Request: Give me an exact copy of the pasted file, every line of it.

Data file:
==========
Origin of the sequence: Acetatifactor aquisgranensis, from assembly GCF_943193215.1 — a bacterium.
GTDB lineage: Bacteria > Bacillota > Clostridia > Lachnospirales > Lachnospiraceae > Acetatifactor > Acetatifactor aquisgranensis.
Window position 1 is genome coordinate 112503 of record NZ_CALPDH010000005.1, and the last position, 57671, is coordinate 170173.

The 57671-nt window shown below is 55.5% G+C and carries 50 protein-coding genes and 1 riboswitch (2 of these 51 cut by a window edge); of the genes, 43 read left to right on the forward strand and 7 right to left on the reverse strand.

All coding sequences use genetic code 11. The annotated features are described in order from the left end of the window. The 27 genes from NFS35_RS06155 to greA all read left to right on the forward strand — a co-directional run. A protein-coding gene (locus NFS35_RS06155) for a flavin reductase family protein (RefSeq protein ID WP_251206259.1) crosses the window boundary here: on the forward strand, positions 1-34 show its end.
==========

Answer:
Origin of the sequence: Acetatifactor aquisgranensis, from assembly GCF_943193215.1 — a bacterium.
GTDB lineage: Bacteria > Bacillota > Clostridia > Lachnospirales > Lachnospiraceae > Acetatifactor > Acetatifactor aquisgranensis.
Window position 1 is genome coordinate 112503 of record NZ_CALPDH010000005.1, and the last position, 57671, is coordinate 170173.

The 57671-nt window shown below is 55.5% G+C and carries 50 protein-coding genes and 1 riboswitch (2 of these 51 cut by a window edge); of the genes, 43 read left to right on the forward strand and 7 right to left on the reverse strand.

All coding sequences use genetic code 11. The annotated features are described in order from the left end of the window. The 27 genes from NFS35_RS06155 to greA all read left to right on the forward strand — a co-directional run. A protein-coding gene (locus NFS35_RS06155) for a flavin reductase family protein (RefSeq protein ID WP_251206259.1) crosses the window boundary here: on the forward strand, positions 1-34 show its end.